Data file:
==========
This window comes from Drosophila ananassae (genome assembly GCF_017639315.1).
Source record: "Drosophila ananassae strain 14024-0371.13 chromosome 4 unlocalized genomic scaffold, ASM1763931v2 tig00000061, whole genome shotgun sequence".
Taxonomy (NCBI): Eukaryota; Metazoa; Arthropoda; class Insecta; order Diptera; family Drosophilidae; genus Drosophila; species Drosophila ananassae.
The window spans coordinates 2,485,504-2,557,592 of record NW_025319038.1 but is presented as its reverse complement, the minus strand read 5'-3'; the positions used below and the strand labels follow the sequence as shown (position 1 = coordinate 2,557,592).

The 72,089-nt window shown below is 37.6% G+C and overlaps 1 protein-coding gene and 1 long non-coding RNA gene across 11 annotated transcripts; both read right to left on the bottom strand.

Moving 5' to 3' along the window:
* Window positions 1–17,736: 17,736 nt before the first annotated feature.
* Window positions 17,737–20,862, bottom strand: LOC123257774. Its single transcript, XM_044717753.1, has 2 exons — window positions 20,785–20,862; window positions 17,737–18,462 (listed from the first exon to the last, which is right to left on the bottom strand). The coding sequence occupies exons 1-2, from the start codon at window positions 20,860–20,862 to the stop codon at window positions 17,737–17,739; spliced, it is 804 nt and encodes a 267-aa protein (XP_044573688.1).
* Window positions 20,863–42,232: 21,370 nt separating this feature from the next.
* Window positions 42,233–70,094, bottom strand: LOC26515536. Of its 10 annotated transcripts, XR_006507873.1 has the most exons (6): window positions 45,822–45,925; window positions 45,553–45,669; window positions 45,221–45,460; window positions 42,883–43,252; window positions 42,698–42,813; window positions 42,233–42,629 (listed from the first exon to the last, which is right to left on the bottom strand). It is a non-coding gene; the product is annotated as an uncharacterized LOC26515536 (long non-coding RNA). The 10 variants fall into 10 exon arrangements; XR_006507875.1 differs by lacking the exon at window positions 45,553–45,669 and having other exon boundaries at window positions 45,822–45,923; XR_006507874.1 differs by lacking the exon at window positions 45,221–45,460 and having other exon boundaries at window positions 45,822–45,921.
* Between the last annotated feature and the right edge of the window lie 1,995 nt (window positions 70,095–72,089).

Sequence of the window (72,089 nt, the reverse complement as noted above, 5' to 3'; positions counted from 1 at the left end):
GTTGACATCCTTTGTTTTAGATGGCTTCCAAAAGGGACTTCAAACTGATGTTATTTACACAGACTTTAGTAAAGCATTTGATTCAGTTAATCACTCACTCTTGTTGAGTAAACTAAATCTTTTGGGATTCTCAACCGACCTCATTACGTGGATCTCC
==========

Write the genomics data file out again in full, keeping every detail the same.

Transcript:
This window comes from Drosophila ananassae (genome assembly GCF_017639315.1).
Source record: "Drosophila ananassae strain 14024-0371.13 chromosome 4 unlocalized genomic scaffold, ASM1763931v2 tig00000061, whole genome shotgun sequence".
Taxonomy (NCBI): Eukaryota; Metazoa; Arthropoda; class Insecta; order Diptera; family Drosophilidae; genus Drosophila; species Drosophila ananassae.
The window spans coordinates 2,485,504-2,557,592 of record NW_025319038.1 but is presented as its reverse complement, the minus strand read 5'-3'; the positions used below and the strand labels follow the sequence as shown (position 1 = coordinate 2,557,592).

The 72,089-nt window shown below is 37.6% G+C and overlaps 1 protein-coding gene and 1 long non-coding RNA gene across 11 annotated transcripts; both read right to left on the bottom strand.

Moving 5' to 3' along the window:
* Window positions 1–17,736: 17,736 nt before the first annotated feature.
* Window positions 17,737–20,862, bottom strand: LOC123257774. Its single transcript, XM_044717753.1, has 2 exons — window positions 20,785–20,862; window positions 17,737–18,462 (listed from the first exon to the last, which is right to left on the bottom strand). The coding sequence occupies exons 1-2, from the start codon at window positions 20,860–20,862 to the stop codon at window positions 17,737–17,739; spliced, it is 804 nt and encodes a 267-aa protein (XP_044573688.1).
* Window positions 20,863–42,232: 21,370 nt separating this feature from the next.
* Window positions 42,233–70,094, bottom strand: LOC26515536. Of its 10 annotated transcripts, XR_006507873.1 has the most exons (6): window positions 45,822–45,925; window positions 45,553–45,669; window positions 45,221–45,460; window positions 42,883–43,252; window positions 42,698–42,813; window positions 42,233–42,629 (listed from the first exon to the last, which is right to left on the bottom strand). It is a non-coding gene; the product is annotated as an uncharacterized LOC26515536 (long non-coding RNA). The 10 variants fall into 10 exon arrangements; XR_006507875.1 differs by lacking the exon at window positions 45,553–45,669 and having other exon boundaries at window positions 45,822–45,923; XR_006507874.1 differs by lacking the exon at window positions 45,221–45,460 and having other exon boundaries at window positions 45,822–45,921.
* Between the last annotated feature and the right edge of the window lie 1,995 nt (window positions 70,095–72,089).

Sequence of the window (72,089 nt, the reverse complement as noted above, 5' to 3'; positions counted from 1 at the left end):
GTTGACATCCTTTGTTTTAGATGGCTTCCAAAAGGGACTTCAAACTGATGTTATTTACACAGACTTTAGTAAAGCATTTGATTCAGTTAATCACTCACTCTTGTTGAGTAAACTAAATCTTTTGGGATTCTCAACCGACCTCATTACGTGGATCTCC